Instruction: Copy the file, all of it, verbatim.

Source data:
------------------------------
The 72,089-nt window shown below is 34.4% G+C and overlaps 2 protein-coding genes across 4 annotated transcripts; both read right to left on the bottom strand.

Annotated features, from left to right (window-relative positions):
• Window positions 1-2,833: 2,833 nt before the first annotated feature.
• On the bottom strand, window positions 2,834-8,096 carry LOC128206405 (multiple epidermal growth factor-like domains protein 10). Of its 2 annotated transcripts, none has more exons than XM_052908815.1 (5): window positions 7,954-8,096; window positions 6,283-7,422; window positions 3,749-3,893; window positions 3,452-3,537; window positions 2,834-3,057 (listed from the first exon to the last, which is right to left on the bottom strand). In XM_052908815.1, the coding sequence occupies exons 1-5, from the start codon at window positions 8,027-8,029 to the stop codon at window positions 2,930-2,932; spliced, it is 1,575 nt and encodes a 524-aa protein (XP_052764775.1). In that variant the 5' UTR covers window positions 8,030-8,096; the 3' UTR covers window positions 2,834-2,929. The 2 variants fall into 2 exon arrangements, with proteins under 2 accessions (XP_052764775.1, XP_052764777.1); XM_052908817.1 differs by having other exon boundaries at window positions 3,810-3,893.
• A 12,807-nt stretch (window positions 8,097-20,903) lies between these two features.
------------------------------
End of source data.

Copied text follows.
The 72,089-nt window shown below is 34.4% G+C and overlaps 2 protein-coding genes across 4 annotated transcripts; both read right to left on the bottom strand.

Annotated features, from left to right (window-relative positions):
• Window positions 1-2,833: 2,833 nt before the first annotated feature.
• On the bottom strand, window positions 2,834-8,096 carry LOC128206405 (multiple epidermal growth factor-like domains protein 10). Of its 2 annotated transcripts, none has more exons than XM_052908815.1 (5): window positions 7,954-8,096; window positions 6,283-7,422; window positions 3,749-3,893; window positions 3,452-3,537; window positions 2,834-3,057 (listed from the first exon to the last, which is right to left on the bottom strand). In XM_052908815.1, the coding sequence occupies exons 1-5, from the start codon at window positions 8,027-8,029 to the stop codon at window positions 2,930-2,932; spliced, it is 1,575 nt and encodes a 524-aa protein (XP_052764775.1). In that variant the 5' UTR covers window positions 8,030-8,096; the 3' UTR covers window positions 2,834-2,929. The 2 variants fall into 2 exon arrangements, with proteins under 2 accessions (XP_052764775.1, XP_052764777.1); XM_052908817.1 differs by having other exon boundaries at window positions 3,810-3,893.
• A 12,807-nt stretch (window positions 8,097-20,903) lies between these two features.